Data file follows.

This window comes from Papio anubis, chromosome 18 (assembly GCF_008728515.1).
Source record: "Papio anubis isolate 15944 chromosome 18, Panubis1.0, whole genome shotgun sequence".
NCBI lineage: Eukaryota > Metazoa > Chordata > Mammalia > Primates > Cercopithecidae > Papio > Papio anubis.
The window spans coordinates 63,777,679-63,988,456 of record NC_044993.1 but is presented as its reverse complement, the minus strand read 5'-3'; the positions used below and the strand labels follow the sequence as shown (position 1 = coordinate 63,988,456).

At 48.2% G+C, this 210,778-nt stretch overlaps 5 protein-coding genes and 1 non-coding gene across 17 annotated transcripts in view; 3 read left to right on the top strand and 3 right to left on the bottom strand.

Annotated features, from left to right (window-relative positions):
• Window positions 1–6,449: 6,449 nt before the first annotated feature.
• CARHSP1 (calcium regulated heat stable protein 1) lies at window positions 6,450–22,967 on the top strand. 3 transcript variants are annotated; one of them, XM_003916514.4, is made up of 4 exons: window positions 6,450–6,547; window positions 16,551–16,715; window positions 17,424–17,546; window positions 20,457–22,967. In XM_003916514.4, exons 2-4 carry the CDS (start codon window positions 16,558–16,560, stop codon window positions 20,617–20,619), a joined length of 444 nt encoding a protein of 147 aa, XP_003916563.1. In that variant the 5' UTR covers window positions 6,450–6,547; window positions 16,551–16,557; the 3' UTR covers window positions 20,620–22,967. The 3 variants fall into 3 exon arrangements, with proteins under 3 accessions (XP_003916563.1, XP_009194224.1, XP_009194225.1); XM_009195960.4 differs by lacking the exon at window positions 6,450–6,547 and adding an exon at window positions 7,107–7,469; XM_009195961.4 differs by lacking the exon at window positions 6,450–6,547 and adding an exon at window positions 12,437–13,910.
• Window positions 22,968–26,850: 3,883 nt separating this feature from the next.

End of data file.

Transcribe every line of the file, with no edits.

This window comes from Papio anubis, chromosome 18 (assembly GCF_008728515.1).
Source record: "Papio anubis isolate 15944 chromosome 18, Panubis1.0, whole genome shotgun sequence".
NCBI lineage: Eukaryota > Metazoa > Chordata > Mammalia > Primates > Cercopithecidae > Papio > Papio anubis.
The window spans coordinates 63,777,679-63,988,456 of record NC_044993.1 but is presented as its reverse complement, the minus strand read 5'-3'; the positions used below and the strand labels follow the sequence as shown (position 1 = coordinate 63,988,456).

At 48.2% G+C, this 210,778-nt stretch overlaps 5 protein-coding genes and 1 non-coding gene across 17 annotated transcripts in view; 3 read left to right on the top strand and 3 right to left on the bottom strand.

Annotated features, from left to right (window-relative positions):
• Window positions 1–6,449: 6,449 nt before the first annotated feature.
• CARHSP1 (calcium regulated heat stable protein 1) lies at window positions 6,450–22,967 on the top strand. 3 transcript variants are annotated; one of them, XM_003916514.4, is made up of 4 exons: window positions 6,450–6,547; window positions 16,551–16,715; window positions 17,424–17,546; window positions 20,457–22,967. In XM_003916514.4, exons 2-4 carry the CDS (start codon window positions 16,558–16,560, stop codon window positions 20,617–20,619), a joined length of 444 nt encoding a protein of 147 aa, XP_003916563.1. In that variant the 5' UTR covers window positions 6,450–6,547; window positions 16,551–16,557; the 3' UTR covers window positions 20,620–22,967. The 3 variants fall into 3 exon arrangements, with proteins under 3 accessions (XP_003916563.1, XP_009194224.1, XP_009194225.1); XM_009195960.4 differs by lacking the exon at window positions 6,450–6,547 and adding an exon at window positions 7,107–7,469; XM_009195961.4 differs by lacking the exon at window positions 6,450–6,547 and adding an exon at window positions 12,437–13,910.
• Window positions 22,968–26,850: 3,883 nt separating this feature from the next.